Singapore (dpa) - Singapore's banning of 19 accredited activists from a giant world financial conference ignited predictions Saturday that the move would backfire and embarrass the city-state, the International Monetary Fund and the World Bank.
"The world will see the reality of Singapore," said Sinapan Samydorai of the Asian Forum on Human Rights and Development, with the city-state so saturated in security that members of the public will be subject to random searches.
More than 16,000 delegates from 184 countries were starting to arrive during the weekend for the September 11-20 seminars and annual meeting of the IMF and World Bank.
Members of civil society organizations (CSOs) were also expected following the government banning of 19 representatives deemed possible security threats by police despite the urgings of the IMF and World Bank to allow them to attend.
Among those prohibited was Antonio Tricarrio, coordinator of the Campaign to Reform the World Bank, who described the Singapore government's stand as a "major blow" to the two institutions and "terribly embarrassing."
The prohibition followed Singapore's refusal to comply with World Bank requests to allow outside protests and has relegated the more than 500 CSOs to two rooms in the corner of the Suntec City lobby. They will be allowed to engage delegates in front of the rooms.
Earlier this month Peter Stephens, with the World Bank's Singapore office, said the body was working to ensure that "diverse civil society voices are very much heard before, during and after the annual meetings."
In contrast, police said on Friday, "While we welcome bona fide travellers to visit Singapore during the event, those who are deemed undesirable will not be eligible for entry."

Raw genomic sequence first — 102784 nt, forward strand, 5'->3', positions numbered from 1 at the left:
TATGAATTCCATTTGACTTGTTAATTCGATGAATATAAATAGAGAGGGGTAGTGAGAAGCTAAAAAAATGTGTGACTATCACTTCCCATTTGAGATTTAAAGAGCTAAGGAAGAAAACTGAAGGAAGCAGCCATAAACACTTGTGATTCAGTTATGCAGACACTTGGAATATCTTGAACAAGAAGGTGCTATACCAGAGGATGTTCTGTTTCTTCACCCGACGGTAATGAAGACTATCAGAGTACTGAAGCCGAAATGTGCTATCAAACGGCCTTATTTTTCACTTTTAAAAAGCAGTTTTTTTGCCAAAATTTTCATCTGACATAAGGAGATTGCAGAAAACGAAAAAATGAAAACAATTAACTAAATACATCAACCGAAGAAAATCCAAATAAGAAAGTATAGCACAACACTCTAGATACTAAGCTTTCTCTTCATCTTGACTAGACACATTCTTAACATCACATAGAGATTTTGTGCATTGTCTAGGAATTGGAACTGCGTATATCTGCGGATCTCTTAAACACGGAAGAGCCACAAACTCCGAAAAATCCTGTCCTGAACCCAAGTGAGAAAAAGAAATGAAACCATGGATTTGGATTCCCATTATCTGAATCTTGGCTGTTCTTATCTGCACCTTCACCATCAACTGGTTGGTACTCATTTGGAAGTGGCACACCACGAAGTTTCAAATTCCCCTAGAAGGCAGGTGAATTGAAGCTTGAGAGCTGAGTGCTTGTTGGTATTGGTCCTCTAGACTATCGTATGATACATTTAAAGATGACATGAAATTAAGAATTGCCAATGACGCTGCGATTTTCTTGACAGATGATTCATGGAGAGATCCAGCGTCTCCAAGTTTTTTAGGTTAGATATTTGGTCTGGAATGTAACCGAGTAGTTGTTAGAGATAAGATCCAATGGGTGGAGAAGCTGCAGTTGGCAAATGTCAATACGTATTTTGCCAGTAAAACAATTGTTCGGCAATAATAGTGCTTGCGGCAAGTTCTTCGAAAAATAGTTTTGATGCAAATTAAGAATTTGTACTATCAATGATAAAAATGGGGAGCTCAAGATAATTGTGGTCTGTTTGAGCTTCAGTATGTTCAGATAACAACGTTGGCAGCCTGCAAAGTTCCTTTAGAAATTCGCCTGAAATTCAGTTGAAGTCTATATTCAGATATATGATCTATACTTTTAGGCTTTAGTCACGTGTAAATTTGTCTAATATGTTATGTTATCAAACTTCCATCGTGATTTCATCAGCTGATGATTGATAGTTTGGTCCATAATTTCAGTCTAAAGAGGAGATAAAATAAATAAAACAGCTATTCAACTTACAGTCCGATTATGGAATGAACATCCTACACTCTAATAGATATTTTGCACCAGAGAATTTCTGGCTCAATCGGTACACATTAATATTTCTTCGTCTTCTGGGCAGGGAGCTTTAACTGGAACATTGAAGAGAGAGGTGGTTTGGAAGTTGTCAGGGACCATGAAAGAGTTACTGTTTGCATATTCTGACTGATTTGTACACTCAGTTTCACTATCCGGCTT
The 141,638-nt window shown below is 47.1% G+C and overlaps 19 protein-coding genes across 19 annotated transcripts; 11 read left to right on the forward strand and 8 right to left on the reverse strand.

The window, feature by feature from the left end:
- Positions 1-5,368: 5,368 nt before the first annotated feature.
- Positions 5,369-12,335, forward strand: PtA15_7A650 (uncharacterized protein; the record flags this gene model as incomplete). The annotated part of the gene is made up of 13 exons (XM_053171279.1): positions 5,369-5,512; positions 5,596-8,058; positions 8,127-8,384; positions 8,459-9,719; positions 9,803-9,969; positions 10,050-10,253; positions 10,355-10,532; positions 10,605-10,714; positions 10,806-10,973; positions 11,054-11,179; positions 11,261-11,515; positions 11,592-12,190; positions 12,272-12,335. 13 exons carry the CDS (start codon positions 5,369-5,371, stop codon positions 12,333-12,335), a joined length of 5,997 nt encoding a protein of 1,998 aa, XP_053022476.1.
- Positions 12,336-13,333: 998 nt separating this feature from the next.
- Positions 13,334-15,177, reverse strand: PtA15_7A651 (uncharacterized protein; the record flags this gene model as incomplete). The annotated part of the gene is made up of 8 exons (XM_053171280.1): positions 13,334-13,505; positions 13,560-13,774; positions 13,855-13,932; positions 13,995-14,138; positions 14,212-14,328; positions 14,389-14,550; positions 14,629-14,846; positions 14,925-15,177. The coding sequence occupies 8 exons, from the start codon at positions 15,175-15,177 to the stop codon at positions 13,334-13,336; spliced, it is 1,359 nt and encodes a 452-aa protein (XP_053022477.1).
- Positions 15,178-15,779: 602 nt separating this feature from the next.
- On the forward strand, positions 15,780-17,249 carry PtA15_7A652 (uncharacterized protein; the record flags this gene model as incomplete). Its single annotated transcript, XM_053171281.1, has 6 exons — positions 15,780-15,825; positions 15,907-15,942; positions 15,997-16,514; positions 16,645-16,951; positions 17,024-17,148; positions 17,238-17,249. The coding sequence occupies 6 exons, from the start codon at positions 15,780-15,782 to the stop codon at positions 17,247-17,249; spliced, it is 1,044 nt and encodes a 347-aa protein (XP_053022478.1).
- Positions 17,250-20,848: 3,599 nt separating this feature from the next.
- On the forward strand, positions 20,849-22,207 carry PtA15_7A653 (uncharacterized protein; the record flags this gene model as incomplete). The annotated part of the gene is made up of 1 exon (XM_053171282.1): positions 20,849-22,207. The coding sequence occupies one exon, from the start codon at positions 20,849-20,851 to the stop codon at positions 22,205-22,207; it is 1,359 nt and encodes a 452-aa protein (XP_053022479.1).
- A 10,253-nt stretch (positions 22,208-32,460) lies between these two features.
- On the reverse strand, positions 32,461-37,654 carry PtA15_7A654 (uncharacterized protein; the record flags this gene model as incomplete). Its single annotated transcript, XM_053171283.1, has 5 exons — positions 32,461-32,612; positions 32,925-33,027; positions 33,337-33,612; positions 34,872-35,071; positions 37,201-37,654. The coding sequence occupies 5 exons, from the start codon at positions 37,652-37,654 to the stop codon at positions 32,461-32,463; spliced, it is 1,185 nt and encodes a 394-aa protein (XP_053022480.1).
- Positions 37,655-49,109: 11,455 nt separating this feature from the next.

"Whether the activists, many of whom are familiar with street protests outside venues, will comply with the restrictions is unknown," Samydorai said.
More than 10,000 police and military will be on the lookout for unlawful gatherings boosted by helicopters hovering above.
Gatherings of more than four people outside without a police permit have long been banned in the city-state, determined to boost its image as a safe destination for high-profile conventions.
With the city under siege, financial firms have told their staff to go on leave or work from home to cope with the security measures, access blocks and traffic.
Giant UBS is having nearly half of its staff either go on leave or work from other sites, including their homes and even overseas offices. The bank is asking staff to work in shifts.
The government has spent 60 million US dollars on the event since it was awarded the bid six years ago.
"UBS's approach to contingency arrangements is based on pragmatic measures designed to minimize the logistical issues of getting staff to and from the Suntec area," The Business Times quoted chief operating officer Teo Lay Sie as saying.
UBS employs nearly 1,800 people in the city-state, with the vast majority at Suntec city.
At Kim Eng Securities, executive vice-president Tan Pei San said more staff than usual are taking leave during the IMF/World Bank meetings.
Other staff of the securities firm have been encouraged to work staggered hours.
"We can't stagger hours of our trading staff," he told the newspaper.
Despite the measures banks and businesses are taking in the Suntec City area, they do not want to deter customers.
"The measures we have established will provide the environment for us to ensure it is business as usual," Teo said.
To minimize clients' inconvenience, UBS has informed them to avoid coming to the Suntec area as access is expected to be very difficult.
Retailers in the area are hoping the delegates and their spouses will compensate for the drop in local shoppers and are offering tempting discounts.
"There may be some difference in the number of shoppers because the security arrangements will cut out drivers from entering the Suntec area, but we hope that the delegates will make up for it," Alan Tan, OSIM's head of marketing said.
OSIM will have 12 of its massage chairs ready to soothe weary delegates at the meeting, Tan said.
Someone else is also embarassed by Singapore.
The move by Singapore was especially embarrassing for the bank’s president, Paul D. Wolfowitz, who has made his appeals for proper “governance” a cornerstone of his 15 months at the bank and called on poor countries around the world to strengthen the role of nongovernment organizations.